Sri Maha Vishnu ‘Matsya Avatar’ story

Lord Vishnu is one of the three principal male deities in Hinduism, together with Brahma, the creator, and Shiva, the destroyer. They are collectively known as the TRIMURTI. He has assumed 10 incarnations as a member of the Trinity, and the ten Avatars of Lord Vishnu, also known as the Dashavatara, are the many shapes He took while the cosmos was in upheaval. Vishnu’s Avatars all had the same goal in mind, although they went about achieving it in various ways. This heavenly aim was to restore Dharma, or justice, and to preserve the earth and its inhabitants from evils, demons, or Asuras.

Matsya Avatar story

In Hinduism, Matsya (Fish in Sanskrit) was the first Avatar of Vishnu. The great flood is mentioned in Hindu mythology literature like as the Satapatha Brahmana, where the Matsya Avatar appears to save the righteous and the first man, Manu, and advises him to construct a massive boat. Lord Matsya is usually shown as a four-armed figure with a man’s upper torso and a fish’s bottom body.

It is stated that during the Satya Yuga, the inhabitants of the planet became irreligious and unruly in their behaviour. This is when the Gods decided to flood the world in order to prepare it for the restoration process. Lord Vishnu had given Lord Brahma, the creator, the instructions to redesign the planet. The Vedas, Hinduism’s four sacred scriptures, provided these rules. Lord Brahma chose to take a break before embarking on this monumental undertaking since he was exhausted from the process of creation. At this time, a horse-headed demon named Hayagriva emerged from Brahma’s nostril and took the Vedas from him (not to be confused with Lord Hayagriva, the incarnation of Vishnu who is regarded a symbol of learning and knowledge). Then Hayagriva went to hide deep below the earth’s waters. Meanwhile, a devout king named Satyavrata, a great devotee of Lord Vishnu, worshipped Him on a daily basis and desired to see Him. As a result, Lord Vishnu decided to pay Manu a visit.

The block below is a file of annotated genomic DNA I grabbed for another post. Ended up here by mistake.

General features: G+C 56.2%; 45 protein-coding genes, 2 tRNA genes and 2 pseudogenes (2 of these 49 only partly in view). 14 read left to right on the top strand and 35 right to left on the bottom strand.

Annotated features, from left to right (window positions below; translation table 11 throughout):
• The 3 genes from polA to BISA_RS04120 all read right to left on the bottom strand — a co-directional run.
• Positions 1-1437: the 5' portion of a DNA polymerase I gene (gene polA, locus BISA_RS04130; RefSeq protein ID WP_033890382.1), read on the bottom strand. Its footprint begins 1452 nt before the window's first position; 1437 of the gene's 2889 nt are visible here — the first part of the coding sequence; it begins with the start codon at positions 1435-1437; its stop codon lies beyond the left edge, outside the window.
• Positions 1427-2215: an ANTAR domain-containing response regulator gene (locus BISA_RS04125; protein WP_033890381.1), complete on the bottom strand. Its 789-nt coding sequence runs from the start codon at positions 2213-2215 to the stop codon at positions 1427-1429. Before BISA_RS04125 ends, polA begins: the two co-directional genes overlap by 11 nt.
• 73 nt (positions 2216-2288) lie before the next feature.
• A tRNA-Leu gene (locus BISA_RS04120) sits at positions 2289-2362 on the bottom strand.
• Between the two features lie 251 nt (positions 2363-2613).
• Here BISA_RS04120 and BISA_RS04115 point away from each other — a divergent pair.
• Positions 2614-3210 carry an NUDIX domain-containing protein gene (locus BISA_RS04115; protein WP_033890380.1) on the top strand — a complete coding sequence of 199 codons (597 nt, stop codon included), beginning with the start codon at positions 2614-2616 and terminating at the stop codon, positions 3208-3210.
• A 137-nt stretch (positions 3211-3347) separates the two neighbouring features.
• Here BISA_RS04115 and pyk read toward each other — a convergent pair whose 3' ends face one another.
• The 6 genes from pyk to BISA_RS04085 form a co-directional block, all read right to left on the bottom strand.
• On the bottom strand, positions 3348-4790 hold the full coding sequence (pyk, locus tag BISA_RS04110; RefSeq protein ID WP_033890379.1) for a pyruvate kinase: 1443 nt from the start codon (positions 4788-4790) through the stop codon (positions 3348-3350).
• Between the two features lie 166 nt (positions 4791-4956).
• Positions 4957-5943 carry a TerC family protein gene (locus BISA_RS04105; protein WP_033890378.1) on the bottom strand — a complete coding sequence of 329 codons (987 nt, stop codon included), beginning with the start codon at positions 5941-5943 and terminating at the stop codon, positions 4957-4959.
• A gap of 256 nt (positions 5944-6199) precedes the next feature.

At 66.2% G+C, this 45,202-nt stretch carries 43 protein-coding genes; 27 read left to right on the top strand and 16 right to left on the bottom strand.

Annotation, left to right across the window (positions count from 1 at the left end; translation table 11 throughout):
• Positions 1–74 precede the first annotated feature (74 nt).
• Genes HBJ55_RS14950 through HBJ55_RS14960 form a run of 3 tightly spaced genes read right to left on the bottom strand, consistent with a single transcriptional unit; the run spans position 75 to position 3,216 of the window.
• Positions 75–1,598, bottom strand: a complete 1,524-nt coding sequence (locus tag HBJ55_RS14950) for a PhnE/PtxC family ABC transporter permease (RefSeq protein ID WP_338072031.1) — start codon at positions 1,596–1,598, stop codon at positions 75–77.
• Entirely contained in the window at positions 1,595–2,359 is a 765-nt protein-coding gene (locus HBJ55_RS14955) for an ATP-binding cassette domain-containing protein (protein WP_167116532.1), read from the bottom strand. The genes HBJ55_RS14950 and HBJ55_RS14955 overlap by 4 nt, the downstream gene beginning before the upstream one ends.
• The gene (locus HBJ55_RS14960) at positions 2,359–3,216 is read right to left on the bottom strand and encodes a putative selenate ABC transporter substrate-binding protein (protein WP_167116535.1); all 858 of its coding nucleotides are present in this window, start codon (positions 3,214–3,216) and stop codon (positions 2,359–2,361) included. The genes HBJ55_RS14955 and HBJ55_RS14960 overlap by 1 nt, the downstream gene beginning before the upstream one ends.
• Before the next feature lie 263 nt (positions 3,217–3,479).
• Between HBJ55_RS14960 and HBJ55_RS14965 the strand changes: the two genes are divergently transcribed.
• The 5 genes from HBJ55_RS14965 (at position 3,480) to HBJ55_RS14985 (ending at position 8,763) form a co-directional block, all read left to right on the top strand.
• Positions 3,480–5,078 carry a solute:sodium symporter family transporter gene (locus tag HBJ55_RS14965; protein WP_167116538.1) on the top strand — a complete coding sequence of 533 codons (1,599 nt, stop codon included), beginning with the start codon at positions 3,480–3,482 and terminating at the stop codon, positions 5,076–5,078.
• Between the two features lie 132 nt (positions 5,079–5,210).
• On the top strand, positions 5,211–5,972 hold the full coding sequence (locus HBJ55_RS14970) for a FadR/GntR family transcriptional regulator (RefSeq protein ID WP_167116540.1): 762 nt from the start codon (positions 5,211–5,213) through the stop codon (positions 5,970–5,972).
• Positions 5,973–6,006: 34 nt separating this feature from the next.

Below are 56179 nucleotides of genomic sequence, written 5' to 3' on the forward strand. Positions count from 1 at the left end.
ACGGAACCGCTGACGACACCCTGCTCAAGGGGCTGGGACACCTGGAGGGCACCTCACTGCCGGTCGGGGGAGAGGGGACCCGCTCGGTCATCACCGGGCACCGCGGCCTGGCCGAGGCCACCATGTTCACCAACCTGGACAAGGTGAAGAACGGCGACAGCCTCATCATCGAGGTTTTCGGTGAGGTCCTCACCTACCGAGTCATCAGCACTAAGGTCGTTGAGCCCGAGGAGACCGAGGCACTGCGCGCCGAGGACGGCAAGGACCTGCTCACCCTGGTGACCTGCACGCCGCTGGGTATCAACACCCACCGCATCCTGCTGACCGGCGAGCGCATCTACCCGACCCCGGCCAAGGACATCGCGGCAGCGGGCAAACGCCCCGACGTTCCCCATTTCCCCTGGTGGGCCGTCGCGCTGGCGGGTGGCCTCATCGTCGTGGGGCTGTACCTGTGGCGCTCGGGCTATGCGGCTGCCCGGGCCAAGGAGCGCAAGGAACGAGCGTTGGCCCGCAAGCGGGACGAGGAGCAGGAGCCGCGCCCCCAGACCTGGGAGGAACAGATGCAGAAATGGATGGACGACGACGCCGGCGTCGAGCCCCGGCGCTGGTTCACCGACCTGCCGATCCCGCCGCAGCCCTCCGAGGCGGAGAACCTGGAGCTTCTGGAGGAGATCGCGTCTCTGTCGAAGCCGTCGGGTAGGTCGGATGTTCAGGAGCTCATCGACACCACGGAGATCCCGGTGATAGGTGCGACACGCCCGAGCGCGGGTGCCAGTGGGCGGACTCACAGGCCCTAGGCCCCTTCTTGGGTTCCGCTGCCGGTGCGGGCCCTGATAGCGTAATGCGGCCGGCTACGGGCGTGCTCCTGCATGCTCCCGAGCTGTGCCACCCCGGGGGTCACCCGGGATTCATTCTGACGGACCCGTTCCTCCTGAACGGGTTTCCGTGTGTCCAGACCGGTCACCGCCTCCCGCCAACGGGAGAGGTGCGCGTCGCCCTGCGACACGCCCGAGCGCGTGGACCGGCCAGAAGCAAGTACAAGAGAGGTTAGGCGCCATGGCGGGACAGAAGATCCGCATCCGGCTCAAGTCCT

According to the Matsya Purana, the tale proceeds like this:

Satyavrata, the monarch of pre-historic Dravida and a Vishnu devotee who subsequently became known as Manu, was washing his hands in a river when a little fish swam into his hands and begged him to preserve its life. He put it in a jar, but it quickly outgrew it. He tried moving it to a tank, a river, and eventually the ocean, but it didn’t work. The fish then showed himself to be Vishnu, who warned him that a flood would occur in seven days, destroying all life on the planet. Manu was taught by the fish that towards the conclusion of the Kali Yug, the horse who dwelt at the bottom of the ocean would open her mouth and emit a toxic fire. This fire will consume the entire cosmos, including Gods, stars, and everything else. The seven doomsday clouds would then flood the world, turning it into a single ocean. As a result, the fish told Satyavrata to construct an ark and load it with “all therapeutic plants, all sorts of seeds, and the seven saints,” as well as the snake Vasuki and other creatures. Manu’s ark was nearly finished as the deluge arrived. As the flood surged across the country, Manu inquired of Vishnu as to why mankind had to suffer such a terrible destiny, to which Matsya Vishnu replied that he was the only moral man living and would be the father of future generations of men. Matsya assassinated Hayagriva and handed the Vedas back to Brahma. Then, using Vasuki as a rope, he hooked himself to Manu’s ark and shielded them from the storm and floods. Matsya Vishnu left Manu and the others in the Himalayas when the storms passed and the water receded, so they might resume human civilisation.

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